• get any grade less than an A
  • not be the #1 student in any subject except gym and drama
  • play any instrument other than the piano or violin
  • not play the piano or violin
I liked the book for it's honesty (though sometimes I had my doubts whether the author was being deliberately provocative!). Chua comes across as bigoted in many many instances, but then all of us have seen mothers/people like that, who have strong vocal opinions on many issues and don't hesitate to put down others. I don't agree with her paranoid, alpha-aggressive treatment of her daughters ("for their own good"), some of which seemed downright cruel and insensitive. My main takeaway from the book has been a heightened awareness of how important it is to know where to draw the line - between fun and hard work, creating good childhood memories and building a solid learning foundation. The book says "Just because you love something doesn't mean you'll be good at it. Not unless you work really hard at it. And once you become really good, you'll love it even more."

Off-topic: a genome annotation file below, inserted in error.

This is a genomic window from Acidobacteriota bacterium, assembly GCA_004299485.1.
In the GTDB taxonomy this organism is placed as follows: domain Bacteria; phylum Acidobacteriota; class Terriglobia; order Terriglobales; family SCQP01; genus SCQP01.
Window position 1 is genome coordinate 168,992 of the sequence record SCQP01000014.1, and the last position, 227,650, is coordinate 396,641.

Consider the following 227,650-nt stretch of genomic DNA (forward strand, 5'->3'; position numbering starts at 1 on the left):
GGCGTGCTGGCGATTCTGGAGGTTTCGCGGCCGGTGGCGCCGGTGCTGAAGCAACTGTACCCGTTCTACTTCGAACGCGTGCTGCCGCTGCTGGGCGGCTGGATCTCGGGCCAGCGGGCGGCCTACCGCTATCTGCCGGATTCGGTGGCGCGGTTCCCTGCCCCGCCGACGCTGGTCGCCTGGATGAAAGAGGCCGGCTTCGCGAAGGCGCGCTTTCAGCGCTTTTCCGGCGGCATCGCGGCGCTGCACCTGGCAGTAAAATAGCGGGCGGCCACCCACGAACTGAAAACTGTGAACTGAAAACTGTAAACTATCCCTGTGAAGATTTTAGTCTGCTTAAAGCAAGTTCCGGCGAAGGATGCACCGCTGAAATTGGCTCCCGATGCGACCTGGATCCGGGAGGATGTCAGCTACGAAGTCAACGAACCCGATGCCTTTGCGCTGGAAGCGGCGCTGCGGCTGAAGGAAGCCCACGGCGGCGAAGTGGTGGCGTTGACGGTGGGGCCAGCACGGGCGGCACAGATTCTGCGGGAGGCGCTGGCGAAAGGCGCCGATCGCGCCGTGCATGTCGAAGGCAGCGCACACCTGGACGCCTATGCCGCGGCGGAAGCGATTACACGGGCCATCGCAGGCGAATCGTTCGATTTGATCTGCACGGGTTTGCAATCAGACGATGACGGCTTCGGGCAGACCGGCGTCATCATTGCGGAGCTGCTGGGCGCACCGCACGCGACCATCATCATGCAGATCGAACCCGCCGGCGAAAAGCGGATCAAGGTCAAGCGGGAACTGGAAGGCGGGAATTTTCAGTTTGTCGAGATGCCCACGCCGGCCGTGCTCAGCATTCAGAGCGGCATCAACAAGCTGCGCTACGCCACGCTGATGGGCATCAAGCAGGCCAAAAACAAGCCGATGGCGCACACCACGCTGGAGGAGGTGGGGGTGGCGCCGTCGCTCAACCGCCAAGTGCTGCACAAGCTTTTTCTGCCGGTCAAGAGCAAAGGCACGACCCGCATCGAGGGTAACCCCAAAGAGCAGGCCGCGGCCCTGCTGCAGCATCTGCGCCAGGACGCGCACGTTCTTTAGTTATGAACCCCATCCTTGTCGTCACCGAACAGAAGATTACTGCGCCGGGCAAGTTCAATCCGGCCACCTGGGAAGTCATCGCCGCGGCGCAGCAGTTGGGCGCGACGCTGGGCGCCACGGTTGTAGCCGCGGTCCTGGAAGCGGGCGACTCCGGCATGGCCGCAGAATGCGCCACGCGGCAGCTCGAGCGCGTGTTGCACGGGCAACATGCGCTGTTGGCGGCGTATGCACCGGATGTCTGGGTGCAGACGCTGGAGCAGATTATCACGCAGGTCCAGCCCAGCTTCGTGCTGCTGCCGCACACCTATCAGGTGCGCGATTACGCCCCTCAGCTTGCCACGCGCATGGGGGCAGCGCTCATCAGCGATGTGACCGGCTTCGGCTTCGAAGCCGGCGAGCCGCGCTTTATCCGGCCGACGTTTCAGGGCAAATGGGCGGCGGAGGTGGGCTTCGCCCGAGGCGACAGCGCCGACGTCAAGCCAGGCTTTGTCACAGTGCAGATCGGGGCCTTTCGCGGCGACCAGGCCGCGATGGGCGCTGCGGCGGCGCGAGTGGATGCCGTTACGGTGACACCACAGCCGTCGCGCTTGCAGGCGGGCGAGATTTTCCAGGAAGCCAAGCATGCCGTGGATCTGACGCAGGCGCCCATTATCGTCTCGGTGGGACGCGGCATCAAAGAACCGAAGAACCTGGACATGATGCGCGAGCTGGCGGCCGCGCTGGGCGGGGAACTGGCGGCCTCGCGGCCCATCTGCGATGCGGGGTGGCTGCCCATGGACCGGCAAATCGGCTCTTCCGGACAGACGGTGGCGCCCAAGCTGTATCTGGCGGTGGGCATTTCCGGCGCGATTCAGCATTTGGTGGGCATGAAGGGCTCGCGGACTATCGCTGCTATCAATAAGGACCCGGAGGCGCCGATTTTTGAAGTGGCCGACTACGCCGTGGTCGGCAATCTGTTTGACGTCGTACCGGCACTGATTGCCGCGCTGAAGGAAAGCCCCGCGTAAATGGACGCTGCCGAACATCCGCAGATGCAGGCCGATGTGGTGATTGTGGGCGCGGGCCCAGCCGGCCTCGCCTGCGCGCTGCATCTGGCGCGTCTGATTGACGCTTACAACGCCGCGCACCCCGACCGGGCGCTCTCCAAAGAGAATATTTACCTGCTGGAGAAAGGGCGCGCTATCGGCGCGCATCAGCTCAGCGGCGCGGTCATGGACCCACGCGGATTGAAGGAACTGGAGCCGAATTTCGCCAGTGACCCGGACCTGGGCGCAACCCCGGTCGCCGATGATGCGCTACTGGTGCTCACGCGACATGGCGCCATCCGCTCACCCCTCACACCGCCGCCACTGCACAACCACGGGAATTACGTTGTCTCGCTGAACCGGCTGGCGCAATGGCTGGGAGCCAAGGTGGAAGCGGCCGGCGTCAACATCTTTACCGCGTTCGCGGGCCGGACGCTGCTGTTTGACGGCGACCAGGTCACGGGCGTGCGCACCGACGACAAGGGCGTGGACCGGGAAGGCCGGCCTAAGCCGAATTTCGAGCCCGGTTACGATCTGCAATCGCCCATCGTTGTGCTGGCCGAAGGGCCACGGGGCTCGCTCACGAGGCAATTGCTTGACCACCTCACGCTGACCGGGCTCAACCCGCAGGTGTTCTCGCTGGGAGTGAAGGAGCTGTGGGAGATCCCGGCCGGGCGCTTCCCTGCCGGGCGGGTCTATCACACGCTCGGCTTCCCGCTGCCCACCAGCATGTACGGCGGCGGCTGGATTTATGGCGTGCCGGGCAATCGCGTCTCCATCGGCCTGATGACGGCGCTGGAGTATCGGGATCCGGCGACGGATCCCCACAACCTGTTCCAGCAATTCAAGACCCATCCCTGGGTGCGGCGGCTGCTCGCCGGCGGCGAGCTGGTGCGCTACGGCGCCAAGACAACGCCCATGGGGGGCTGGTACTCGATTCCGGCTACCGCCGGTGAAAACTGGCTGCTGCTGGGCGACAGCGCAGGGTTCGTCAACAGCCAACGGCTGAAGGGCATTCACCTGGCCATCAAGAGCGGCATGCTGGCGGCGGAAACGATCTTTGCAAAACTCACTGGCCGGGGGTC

1. I'll have to agree that some kids do need a 'push',.....and mothers might appear ruthless doing it..i guess thats the lot of the mother.
    I havent read Chua's book but i read the article Why Chinese mothers are superior? I actually didnt like it one bit.